more precise, Canon Pro1's USM allow you to zoom
in and out rapidly. Just hold the Mode Lever in
the Shooting Mode and turn the zoom ring. Instead
of needing 3-4 turns of the ring to go from wide-angle
to max. telephoto, it takes only one turn and
barely 2 sec. It's a blazingly fast way to go
to either end of the focal lengths.
The electronic viewfinder (EVF) has 235,000 pixel
resolution, and is so clear and detailed that
I find I use it all the time. To those who, like
me, wear glasses, there is a Diopter Adjustment
Dial that is not only easy to rotate but,
get this, really works!
Kudos to Canon for including a large (5 cm /
2 in.) high-resolution (235,000 pixels) LCD monitor.
The LCD monitor conveniently tilts and swivels
270° to permit taking shots without arkward
body contortions. I find it especially useful
when taking macro shots close to the ground.
A Monitor Selector Button placed to the left
of the EVF toggles between the viewfinder and
the LCD. When you close the LCD, the viewfinder
switches on. When you open the LCD, the viewfinder
switches off, and the LCD turns on. On power on,
the camera defaults to the last monitor used.
If Reverse Disp. is set ON via the Rec. Menu,
intelligent orientation reverses the image when
the LCD is flipped over to face your subject (otherwise
the LCD image would be upside down). The LCD has
two brightness levels (Normal and Bright), adjustable
via the Set up Menu.
Canon's new hybrid AF system allows for high-speed
autofocus. It consists of the standard TTL contrast-detection
AF and is now supplemented by an external "triangulation"
AF. There are two possible focus modes: Single
(AF is engaged only when the shutter release is
pressed halfway) and Continuous (AF is continuously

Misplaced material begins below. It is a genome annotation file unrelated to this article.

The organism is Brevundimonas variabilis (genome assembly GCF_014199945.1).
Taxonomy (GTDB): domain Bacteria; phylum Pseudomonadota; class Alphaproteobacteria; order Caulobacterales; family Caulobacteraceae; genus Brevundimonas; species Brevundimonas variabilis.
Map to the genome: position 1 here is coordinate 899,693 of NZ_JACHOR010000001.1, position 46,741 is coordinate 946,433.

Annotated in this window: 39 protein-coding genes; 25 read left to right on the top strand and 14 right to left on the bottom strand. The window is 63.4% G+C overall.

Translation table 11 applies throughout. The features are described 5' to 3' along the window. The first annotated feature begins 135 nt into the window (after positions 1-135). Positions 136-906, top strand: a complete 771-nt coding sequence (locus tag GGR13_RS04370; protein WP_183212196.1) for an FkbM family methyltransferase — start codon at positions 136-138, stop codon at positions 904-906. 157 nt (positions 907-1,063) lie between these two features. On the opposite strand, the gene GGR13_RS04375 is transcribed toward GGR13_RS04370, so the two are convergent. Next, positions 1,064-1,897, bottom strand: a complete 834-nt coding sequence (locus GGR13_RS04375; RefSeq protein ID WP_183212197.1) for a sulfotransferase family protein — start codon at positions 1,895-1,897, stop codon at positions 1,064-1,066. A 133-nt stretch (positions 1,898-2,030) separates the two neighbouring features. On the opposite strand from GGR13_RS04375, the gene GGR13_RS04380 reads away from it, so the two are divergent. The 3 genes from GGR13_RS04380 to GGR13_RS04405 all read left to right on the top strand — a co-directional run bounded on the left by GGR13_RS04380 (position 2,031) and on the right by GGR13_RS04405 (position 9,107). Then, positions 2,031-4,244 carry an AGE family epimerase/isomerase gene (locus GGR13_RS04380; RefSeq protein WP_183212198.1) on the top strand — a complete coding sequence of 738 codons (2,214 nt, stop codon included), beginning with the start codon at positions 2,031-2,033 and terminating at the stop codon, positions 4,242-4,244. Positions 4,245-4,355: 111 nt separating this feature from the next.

engaged). There is slight shutter lag, but in
low-light conditions, the AF will hunt a bit to
obtain focus lock. Inexplicably, there is no AF-assist
on the Pro1! [This from the camera manufacturer
who set the example by equipping one in each and
every digital camera up to now.]
Canon Pro1's usability extends to mundane things
like the CF Card/Battery compartment. The latter
has a large cover that takes up the whole right
side (viewing the camera from behind) of the hand
grip. The door slides out slightly and swivels
open revealing a wide space to easily insert battery
and CF card. The Terminal Cover also swivels open
to allow unimpeded access to the terminals.
I have not found any major
design faults on the Pro1. At first I felt that
the Mode Dial was a bit too stiff and would have
preferred to be able to operate it with the thumb
of my right hand alone (it takes index and thumb
to rotate it), but got used to it pretty quickly.
As usual, we profer a number of improvements that
we feel would make the Pro1 even more enjoyable
- Move the Flash and Macro buttons to the side
of the body (i.e. lens barrel) just behind the
lens. They are currently on the top of the body
and not easily reachable with the fingers of
the left hand. The left side of the lens barrel
is a natural resting place for the thumb of
the left hand.
- Implement the Super Macro mode using the
Macro button. There is a Super Macro mode that
allows you to focus as close as 3 cm (1.2 in.).
This mode is unfortunately reachable only via
the Rec. Menu and it takes 18 presses of the
Down Arrow on the Omni Selector to reach it.
Not sure why it was not implemented as a toggle
of the Macro button.
- Switch the position of the Manual Focus and
AE Lock buttons. I feel that AE Lock is more
used than Manual Focus. The Manual Focus button
is also raised and it's too easy to inadvertently
set it on.
- Dampen the popup flash. The on-board flash
pops up with too LOUD a thud.
The feel and construction of the Canon PowerShot
Pro1 is excellent, and the camera handles very
well. In choosing the 8MP digital camera that
is right for you, do not discount the compact
size of the Pro1.